Background information

Unmanned Aerial Vehicles (UAV) and Unmanned Aircraft Systems (UAS) are becoming increasingly popular and advantageous in both the defense industry, and civilian or commercial activities. According to Consumer Technology Association, 2.4 million personal drones were sold in the United State alone in 2016, more than double the 1.1 million sold in 2015.

An unmanned aircraft systems (UAS) refers not only to the aircraft, but to all supporting equipment used in the system including (but not limited to) sensors, microcontrollers, software, ground-station computers, and communication hardware. The focus of this project is on small fixed-wing aircraft and its guidance, navigation and control subsystems. Note that the classification of “small” aircraft according to the DoD refers to UAVs with a maximum gross takeoff weight between 0-20 pounds, normal operating altitude less than 1,200 feet above ground level, and airspeed less than 100 knots. [1]

UAVs are most often divided into two categories: fixed-wing and rotary wing. Fixed-wing UAVs consist of a rigid wing with predetermined airfoil which make flight possible by generating lift caused by the UAV’s forward airspeed – these aircraft will be the focus of this project. Rotary wing UAVs work similar to fixed-wing, however constant aircraft forward movement is not necessary to produce airflow over the blades – instead the blades (rotors) themselves are in constant motion to create airflow which generates lift. The primary advantage of a fixed-wing UAV is that is consists of a much simpler structure in comparison with a rotary-wing aircraft. The fixed-wing structure has more efficient aerodynamics which provide advantages such as longer flight durations and higher operating speeds. Additionally, fixed-wing structure is more straightforward to model in simulation, and thus will be used throughout this project.

 

Problem Statement and Objectives

This project attempts to design lateral and longitudinal autopilots using two different types of controllers to achieve adequate course-heading tracking, and altitude and airspeed hold, respectively, both in simulation and on a physical fixed-wing system. The first control technique for lateral and longitudinal autopilots to be simulated and implemented to the physical system is known as successive-loop closure (SLC) with proportional-integral-derivative (PID) gain-tuning. The second technique for simulation and physical implementation utilizes the linear quadratic regulator (LQR) method of control. It should be noted that, due to time restrictions, only the SLC control method was implemented to the physical system.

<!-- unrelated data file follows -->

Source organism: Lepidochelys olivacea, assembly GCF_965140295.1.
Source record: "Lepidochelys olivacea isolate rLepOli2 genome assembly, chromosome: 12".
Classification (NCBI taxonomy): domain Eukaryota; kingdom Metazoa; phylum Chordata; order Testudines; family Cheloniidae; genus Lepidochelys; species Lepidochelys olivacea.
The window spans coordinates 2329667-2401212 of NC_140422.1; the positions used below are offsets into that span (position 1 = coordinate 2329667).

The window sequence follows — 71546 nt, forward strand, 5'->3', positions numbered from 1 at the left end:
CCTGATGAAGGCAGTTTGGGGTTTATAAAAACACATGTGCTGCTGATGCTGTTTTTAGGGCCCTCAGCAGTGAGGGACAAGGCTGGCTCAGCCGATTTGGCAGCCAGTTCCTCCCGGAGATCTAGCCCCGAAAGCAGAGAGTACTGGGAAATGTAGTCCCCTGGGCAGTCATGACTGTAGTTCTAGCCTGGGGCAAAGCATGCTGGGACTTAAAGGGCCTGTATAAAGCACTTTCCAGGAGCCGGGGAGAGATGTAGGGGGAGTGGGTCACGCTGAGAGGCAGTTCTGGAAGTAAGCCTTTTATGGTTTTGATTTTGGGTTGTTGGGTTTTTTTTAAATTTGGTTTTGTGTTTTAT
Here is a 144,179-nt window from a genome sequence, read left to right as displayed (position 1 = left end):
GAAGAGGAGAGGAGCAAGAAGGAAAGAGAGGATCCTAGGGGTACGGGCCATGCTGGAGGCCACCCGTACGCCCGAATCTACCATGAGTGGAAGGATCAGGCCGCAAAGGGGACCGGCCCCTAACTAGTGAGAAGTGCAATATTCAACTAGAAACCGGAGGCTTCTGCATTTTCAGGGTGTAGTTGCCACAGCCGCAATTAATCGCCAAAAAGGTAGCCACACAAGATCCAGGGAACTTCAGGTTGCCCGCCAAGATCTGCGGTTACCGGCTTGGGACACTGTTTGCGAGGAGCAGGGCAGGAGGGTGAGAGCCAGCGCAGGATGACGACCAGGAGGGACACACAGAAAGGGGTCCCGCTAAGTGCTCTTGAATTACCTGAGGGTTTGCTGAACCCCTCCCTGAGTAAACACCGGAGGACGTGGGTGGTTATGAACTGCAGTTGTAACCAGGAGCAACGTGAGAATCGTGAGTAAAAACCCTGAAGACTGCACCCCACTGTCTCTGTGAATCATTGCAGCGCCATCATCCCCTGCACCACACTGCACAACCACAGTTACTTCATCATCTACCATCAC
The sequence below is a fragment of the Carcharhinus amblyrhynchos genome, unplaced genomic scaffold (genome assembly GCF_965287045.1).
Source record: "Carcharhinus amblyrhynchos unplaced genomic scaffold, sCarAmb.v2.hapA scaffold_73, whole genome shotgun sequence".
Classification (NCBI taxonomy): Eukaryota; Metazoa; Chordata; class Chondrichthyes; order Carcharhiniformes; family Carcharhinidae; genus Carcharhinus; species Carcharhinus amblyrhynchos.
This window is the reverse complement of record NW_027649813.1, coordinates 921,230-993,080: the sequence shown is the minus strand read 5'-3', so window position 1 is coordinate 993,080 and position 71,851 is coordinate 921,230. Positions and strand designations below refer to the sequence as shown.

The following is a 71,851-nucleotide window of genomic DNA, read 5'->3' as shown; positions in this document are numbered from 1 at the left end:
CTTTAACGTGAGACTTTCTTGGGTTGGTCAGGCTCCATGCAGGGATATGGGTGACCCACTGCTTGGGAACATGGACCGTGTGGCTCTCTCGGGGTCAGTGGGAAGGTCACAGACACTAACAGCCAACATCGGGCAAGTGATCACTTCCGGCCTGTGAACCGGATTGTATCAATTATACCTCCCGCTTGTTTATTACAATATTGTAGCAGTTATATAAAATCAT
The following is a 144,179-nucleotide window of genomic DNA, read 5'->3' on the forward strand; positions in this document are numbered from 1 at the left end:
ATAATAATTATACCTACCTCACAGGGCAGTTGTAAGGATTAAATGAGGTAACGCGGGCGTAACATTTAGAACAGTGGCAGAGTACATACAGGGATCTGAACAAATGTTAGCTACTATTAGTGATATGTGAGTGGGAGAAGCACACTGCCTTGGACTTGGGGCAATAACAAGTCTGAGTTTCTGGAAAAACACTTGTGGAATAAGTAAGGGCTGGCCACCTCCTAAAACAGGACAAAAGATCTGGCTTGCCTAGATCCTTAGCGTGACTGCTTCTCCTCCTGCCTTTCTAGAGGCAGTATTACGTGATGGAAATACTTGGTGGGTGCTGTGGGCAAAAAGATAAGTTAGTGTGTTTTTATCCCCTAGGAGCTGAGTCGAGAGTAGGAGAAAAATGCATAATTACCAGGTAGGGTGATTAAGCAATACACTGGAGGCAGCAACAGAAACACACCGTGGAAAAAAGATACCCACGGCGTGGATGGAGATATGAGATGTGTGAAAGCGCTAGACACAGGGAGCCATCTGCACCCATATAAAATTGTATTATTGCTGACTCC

The primary objective of this design project will be to create control algorithms to command roll, pitch, airspeed, altitude and course heading of a small fixed-wing unmanned aerial vehicle (UAV). A flight simulator will be developed from the ground up in MATLAB/Simulink following procedures and methods described in detail in [2]. The simulation will model a Zagi HP Electric Flying Wing RC Aircraft using the lateral and longitudinal coefficients provided by [2] and found in Appendix A of this report. The physical system will be a Zagi HP Electric Flying Wing with a Pixhawk 2.1 autopilot, Here GNSS GPS Module, Holybro airspeed sensor, and ArduPilot ground control station (GCS) and firmware.

The goal is to create and implement multiple control design models for the fixed-wing autopilot and to observe relative advantages and disadvantages of each. The initial control design will be successive loop closure to command inertial position and attitude of the UAV via lateral and longitudinal autopilots. The second control method used will be a more robust, albeit more complicated design, utilizing a linear quadratic regulator (LQR) control algorithm to achieve similar results in both lateral and longitudinal autopilots.

The objective of the project overall will be to compare these control techniques both in simulation and the physical domain. It is desired to find which controller provides better performance in simulation as well as that which is more feasible in reality.